Stomach bloating: Your swelling may signify this digestive condition – are you at risk?

Stomach bloating describes the uncomfortable sensation that typically follows an overindulgence in certain foods. People tend to experience a stretchy, puffy sensation in their tummy and painful abdominal cramps.  Cutting out gassy culprits normally does the trick. However, tummy swelling can also signify an underlying digestive conditions known as diverticular disease and diverticulitis. 

Diverticular disease and diverticulitis are related digestive conditions that affect the large intestine (bowel).

As the NHS explained: “Diverticula are small bulges or pockets that can develop in the lining of the intestine as you get older.

“Most people with diverticula don’t get any symptoms and only know they have them after having a scan for another reason.

“When diverticula cause symptoms, such as pain in the lower tummy, it’s called diverticular disease.”

According to the health body, bloating is a symptom of diverticular disease and diverticulitis.

Other symptoms may include:

  • Tummy pain, usually in your lower left side, that tends to come and go and gets worse during or shortly after eating (emptying the bowels or passing wind eases it)
  • Constipation, diarrhoea, or both
  • Occasionally, mucus in the poo

It’s not known exactly why some people get diverticular disease, but it seems to be linked to age, diet and lifestyle, and genetics, said the NHS.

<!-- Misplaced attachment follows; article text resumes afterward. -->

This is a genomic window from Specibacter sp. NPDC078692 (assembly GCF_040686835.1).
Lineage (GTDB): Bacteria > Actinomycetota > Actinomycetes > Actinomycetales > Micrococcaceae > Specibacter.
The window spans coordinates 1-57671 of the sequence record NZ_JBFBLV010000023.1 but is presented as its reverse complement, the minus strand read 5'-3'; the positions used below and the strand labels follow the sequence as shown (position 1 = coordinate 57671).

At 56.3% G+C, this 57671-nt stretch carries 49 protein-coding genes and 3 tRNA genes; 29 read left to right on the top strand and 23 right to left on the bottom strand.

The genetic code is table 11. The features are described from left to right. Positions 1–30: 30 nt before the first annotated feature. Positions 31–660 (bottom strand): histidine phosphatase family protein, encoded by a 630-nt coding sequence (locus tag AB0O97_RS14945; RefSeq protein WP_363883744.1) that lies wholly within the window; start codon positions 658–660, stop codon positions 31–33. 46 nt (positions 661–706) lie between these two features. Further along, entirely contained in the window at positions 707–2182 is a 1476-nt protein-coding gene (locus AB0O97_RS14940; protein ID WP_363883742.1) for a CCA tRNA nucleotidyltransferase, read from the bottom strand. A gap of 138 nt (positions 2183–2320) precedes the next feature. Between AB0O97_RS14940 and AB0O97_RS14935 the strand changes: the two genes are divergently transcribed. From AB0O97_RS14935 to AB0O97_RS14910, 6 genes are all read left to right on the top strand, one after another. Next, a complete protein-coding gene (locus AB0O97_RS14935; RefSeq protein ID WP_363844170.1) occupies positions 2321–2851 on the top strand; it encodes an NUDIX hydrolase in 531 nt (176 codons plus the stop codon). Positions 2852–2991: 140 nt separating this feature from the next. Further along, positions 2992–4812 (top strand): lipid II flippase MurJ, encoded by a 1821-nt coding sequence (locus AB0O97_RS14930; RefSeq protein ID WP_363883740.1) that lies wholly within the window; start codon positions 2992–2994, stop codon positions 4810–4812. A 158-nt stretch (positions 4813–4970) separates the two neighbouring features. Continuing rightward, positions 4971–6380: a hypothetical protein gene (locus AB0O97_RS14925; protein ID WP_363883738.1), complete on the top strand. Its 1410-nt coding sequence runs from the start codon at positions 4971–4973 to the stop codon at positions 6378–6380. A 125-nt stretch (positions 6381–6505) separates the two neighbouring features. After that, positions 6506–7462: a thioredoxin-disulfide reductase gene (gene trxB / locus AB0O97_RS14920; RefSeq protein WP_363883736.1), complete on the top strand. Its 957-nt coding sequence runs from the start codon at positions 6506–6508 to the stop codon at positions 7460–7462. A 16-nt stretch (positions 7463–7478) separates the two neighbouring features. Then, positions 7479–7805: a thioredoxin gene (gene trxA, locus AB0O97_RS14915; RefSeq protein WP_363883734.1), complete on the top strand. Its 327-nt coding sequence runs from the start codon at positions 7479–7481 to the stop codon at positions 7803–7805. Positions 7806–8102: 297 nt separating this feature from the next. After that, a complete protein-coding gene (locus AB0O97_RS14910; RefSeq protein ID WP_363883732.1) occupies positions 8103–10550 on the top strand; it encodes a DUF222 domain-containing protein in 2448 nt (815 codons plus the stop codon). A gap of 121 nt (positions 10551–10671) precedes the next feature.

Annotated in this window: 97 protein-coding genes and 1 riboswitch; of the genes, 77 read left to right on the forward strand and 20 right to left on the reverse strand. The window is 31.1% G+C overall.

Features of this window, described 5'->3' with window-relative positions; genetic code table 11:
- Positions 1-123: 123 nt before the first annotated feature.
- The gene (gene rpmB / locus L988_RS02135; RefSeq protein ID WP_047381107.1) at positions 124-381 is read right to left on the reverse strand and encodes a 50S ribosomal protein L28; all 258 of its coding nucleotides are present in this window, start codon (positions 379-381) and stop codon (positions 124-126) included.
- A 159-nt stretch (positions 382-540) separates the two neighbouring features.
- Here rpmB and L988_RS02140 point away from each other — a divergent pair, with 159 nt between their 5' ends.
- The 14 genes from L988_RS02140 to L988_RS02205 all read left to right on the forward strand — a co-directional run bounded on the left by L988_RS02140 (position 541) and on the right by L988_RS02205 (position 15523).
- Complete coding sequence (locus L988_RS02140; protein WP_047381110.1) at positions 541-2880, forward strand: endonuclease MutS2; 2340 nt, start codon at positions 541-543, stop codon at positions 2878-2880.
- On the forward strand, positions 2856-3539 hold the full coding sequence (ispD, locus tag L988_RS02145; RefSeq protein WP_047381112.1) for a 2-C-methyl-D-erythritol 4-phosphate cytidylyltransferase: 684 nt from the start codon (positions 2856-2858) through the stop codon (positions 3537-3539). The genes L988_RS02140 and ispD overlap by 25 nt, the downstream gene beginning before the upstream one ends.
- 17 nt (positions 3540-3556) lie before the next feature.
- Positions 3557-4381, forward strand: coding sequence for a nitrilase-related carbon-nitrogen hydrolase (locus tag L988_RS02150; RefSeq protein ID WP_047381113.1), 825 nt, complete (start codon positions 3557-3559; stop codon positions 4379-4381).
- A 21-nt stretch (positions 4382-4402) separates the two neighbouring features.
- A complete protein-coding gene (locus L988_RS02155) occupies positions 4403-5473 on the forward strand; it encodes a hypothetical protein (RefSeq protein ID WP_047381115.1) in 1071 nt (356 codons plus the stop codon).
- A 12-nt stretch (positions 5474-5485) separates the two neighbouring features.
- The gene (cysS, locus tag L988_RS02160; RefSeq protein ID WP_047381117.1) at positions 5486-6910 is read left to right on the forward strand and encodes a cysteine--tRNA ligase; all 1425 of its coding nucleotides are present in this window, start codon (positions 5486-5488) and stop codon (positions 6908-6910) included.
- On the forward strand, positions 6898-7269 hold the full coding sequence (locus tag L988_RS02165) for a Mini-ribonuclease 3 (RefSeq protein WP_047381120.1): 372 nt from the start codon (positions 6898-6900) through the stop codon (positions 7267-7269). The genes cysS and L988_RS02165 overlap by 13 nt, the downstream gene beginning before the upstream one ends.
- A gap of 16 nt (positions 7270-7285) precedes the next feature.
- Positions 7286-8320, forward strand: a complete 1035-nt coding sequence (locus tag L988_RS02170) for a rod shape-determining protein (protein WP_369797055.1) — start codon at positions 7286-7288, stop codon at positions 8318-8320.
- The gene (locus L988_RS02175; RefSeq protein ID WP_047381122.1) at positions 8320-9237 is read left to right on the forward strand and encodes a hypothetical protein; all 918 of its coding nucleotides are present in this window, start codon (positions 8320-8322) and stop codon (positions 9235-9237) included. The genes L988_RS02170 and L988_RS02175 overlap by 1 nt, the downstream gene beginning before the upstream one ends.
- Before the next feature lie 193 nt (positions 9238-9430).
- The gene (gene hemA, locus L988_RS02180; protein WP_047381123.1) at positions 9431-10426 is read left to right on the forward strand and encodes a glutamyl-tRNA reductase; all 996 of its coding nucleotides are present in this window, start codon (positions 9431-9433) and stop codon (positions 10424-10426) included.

Not getting enough fibre in the diet can increase a person’s risk of developing diverticular disease and diverticulitis.

Eating a high-fibre diet can also help ease the symptoms of diverticular disease, prevent diverticulitis from developing and ease the symptoms such as bloating, noted the NHS.

How can fibre-rich foods ease bloating? As Dr Oz explained: “Feasting on fibre-rich foods can push stomach-clogging materials out of the body.

“Fibre moves food through the gastrointestinal tract quickly for better digestion.”

Good sources of fibre include fresh and dried fruits and vegetables, beans and pulses, nuts, cereals and starchy foods.

According to Harvard Health, boating can also signify the following health conditions:

  • Irritable bowel syndrome, a condition characterised by a combination of symptoms (bloating, cramping, abdominal pain, diarrhoea, or constipation) that last for three or more months.
  • Inflammatory bowel disease, an inflammation of the lining of the gastrointestinal tract, including Crohn’s disease and ulcerative colitis.
  • Celiac disease, an autoimmune disease in which the immune system attacks the small intestine. It’s triggered by a protein called gluten that’s found in wheat, barley, and rye.
  • Constipation, a condition defined by fewer than three bowel movements per week, hard or dry stools, the need to strain to move the bowels, and a sense of an incomplete evacuation.
  • Gastroparesis, a sluggish emptying of food from the stomach into the small intestine.

According to Dr Oz, if a person’s bloating is interfering with daily activities, they should consult their doctor.

“It could be attributed to many “silent” disorders such as endometriosis, peptic ulcer, liver, kidney, gallbladder, celiac, thyroid, and pelvic inflammatory diseases as well as cancers such as stomach, colon, and ovarian,” he warned.

If people also notice their abdomen is persistently inflated and they are experiencing intense pain in this region, they should consult their doctor, noted Dr Oz.

A persistent feeling of fullness is also a key symptom of ovarian cancer, added the NHS.

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